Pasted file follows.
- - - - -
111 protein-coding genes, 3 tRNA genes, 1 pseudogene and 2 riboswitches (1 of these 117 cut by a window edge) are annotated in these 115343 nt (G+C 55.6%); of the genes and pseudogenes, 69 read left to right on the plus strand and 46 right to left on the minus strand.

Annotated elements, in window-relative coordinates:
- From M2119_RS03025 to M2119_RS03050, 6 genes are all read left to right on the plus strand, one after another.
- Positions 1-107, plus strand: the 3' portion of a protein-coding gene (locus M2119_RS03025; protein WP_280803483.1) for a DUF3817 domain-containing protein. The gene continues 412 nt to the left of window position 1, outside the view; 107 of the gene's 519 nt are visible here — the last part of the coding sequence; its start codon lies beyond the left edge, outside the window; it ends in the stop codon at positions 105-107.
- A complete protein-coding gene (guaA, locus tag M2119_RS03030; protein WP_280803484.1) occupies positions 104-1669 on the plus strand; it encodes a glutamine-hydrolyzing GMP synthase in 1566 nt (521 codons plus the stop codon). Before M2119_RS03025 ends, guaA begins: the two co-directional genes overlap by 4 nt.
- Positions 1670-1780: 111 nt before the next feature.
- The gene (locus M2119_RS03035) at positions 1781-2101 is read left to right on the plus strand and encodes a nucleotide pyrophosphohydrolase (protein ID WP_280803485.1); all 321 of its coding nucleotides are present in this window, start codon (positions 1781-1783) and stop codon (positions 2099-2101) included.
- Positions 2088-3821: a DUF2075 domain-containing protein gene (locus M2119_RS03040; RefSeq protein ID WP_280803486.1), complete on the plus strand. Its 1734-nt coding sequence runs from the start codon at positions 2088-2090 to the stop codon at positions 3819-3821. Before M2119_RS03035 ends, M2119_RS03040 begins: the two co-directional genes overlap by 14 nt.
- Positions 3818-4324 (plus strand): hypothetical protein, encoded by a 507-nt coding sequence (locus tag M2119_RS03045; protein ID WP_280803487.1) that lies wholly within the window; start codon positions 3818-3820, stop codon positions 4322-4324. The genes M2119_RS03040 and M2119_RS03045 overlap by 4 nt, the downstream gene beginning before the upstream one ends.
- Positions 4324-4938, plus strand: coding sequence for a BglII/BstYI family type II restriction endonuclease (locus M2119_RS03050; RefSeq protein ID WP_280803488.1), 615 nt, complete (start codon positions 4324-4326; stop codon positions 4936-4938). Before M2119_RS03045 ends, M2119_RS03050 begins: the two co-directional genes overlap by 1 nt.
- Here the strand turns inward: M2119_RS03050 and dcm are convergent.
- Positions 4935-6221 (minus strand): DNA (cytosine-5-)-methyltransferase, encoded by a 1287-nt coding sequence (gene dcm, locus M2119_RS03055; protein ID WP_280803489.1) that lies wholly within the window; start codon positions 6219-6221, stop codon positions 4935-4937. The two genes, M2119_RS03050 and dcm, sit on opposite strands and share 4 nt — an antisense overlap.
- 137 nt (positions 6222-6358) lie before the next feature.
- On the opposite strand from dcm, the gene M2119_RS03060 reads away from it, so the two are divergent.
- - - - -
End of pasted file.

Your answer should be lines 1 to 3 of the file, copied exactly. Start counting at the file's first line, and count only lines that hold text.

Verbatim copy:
111 protein-coding genes, 3 tRNA genes, 1 pseudogene and 2 riboswitches (1 of these 117 cut by a window edge) are annotated in these 115343 nt (G+C 55.6%); of the genes and pseudogenes, 69 read left to right on the plus strand and 46 right to left on the minus strand.

Annotated elements, in window-relative coordinates:
- From M2119_RS03025 to M2119_RS03050, 6 genes are all read left to right on the plus strand, one after another.